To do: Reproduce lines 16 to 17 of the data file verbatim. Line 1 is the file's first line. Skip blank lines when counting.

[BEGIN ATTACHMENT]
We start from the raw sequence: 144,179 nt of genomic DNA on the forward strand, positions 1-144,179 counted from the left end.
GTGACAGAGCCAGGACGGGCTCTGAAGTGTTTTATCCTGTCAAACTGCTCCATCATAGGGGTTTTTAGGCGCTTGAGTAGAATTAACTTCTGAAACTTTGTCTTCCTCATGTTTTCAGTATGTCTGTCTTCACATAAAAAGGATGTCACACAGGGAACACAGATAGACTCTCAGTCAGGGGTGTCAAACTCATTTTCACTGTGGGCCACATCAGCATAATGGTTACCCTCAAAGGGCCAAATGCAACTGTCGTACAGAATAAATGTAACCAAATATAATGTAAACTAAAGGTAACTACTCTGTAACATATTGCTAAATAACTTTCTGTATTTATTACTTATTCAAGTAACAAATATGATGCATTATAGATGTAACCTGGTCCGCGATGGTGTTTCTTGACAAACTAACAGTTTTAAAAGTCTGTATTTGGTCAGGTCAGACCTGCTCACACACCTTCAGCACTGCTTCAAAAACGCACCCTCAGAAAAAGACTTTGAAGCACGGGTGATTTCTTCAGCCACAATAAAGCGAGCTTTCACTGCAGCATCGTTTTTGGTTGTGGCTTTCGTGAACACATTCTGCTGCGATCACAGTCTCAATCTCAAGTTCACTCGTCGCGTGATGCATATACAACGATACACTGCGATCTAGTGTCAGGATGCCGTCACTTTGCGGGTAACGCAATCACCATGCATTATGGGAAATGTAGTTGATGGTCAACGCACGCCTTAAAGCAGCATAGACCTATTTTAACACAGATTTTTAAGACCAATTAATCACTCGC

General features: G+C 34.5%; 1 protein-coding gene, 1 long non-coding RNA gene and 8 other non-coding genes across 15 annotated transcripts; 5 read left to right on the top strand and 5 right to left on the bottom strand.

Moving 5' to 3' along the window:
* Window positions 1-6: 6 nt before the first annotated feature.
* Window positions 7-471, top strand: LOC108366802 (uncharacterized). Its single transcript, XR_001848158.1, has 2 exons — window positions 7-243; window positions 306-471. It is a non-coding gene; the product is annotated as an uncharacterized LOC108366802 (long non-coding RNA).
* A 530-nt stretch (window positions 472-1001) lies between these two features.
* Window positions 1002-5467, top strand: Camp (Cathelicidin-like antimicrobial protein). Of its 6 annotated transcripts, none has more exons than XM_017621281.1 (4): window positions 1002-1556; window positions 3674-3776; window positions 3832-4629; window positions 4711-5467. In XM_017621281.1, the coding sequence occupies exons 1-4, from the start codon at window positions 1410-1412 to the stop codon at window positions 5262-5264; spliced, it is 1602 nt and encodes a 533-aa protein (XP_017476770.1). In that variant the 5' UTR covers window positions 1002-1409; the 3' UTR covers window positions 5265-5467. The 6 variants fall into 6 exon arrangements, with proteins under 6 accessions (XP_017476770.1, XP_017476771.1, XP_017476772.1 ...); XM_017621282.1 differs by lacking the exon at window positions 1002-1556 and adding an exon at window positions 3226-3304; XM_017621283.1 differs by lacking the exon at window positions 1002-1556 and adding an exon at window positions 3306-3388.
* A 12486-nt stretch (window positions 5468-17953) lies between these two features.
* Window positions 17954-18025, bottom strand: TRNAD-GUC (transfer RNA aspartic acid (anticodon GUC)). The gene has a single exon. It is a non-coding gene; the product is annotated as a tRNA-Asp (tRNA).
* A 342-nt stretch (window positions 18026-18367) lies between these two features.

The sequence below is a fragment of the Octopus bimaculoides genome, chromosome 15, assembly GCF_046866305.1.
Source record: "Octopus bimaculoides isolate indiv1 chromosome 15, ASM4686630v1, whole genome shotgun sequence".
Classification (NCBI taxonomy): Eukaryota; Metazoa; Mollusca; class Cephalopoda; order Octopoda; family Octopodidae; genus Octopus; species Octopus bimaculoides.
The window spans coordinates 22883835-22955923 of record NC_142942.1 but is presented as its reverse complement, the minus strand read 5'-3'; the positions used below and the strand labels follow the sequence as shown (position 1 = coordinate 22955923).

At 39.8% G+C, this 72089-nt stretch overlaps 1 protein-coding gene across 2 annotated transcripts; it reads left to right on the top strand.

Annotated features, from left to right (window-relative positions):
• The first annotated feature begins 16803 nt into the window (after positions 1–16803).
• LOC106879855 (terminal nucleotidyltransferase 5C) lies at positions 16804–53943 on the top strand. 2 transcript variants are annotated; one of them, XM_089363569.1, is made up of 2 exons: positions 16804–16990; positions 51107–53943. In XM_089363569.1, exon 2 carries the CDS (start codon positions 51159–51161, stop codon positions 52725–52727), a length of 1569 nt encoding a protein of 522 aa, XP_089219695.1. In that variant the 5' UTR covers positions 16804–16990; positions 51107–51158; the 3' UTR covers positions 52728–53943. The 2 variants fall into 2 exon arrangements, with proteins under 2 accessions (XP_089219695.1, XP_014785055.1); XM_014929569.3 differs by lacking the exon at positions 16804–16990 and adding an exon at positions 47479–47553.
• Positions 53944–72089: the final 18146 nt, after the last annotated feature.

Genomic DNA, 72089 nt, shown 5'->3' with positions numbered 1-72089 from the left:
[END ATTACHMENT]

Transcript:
At 39.8% G+C, this 72089-nt stretch overlaps 1 protein-coding gene across 2 annotated transcripts; it reads left to right on the top strand.

Annotated features, from left to right (window-relative positions):